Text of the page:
Audio Digital Projects
A Political Ecology in the Early Spanish Caribbean
Molly A. Warsh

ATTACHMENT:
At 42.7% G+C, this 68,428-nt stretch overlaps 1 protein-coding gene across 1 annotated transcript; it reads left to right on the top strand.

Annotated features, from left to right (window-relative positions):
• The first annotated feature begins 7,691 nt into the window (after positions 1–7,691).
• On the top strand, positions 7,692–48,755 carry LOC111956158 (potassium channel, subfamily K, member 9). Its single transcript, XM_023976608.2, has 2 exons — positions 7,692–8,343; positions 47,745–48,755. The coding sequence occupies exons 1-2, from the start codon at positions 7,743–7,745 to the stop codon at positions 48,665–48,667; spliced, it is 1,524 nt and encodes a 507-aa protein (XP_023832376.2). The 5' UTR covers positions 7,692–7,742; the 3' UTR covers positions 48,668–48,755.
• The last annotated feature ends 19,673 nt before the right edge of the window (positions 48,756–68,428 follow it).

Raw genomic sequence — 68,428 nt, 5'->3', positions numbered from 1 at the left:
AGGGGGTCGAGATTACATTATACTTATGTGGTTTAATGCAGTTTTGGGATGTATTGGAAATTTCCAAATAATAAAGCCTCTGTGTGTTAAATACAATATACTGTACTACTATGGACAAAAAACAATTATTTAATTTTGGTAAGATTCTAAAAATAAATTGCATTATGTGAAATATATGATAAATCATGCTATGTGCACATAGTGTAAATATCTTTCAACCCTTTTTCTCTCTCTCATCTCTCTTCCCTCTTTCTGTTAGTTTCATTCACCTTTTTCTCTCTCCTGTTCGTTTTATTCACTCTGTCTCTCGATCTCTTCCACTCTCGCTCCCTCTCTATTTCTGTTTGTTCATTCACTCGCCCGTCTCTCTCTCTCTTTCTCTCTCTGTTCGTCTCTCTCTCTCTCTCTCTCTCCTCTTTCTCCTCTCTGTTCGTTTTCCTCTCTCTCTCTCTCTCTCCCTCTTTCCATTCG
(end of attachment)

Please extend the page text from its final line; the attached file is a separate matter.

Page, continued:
The short clip of the Reef Sample, recorded in Pamlico Sound, North Carolina by a team of marine ecologists from North Carolina State University, captures the remarkably loud soundscape of a modern oyster reef. The snapping and crackling noises are made by snapping shrimp; listening to this recording we can hear how Spaniards could have likened such noises to “hogs rooting for acorns.” Although the range and number of species that populated Venezuela’s sixteenth-century oyster reefs remain uncertain, the reefs were likely at least as loud as their modern successors. It is thus possible, as Spaniards alleged in the sixteenth-century trial over Luis de Lampiñan’s oyster dredge, that pearl fishing crews were able to identify oyster banks by listening for the telltale sounds of the reef habitats.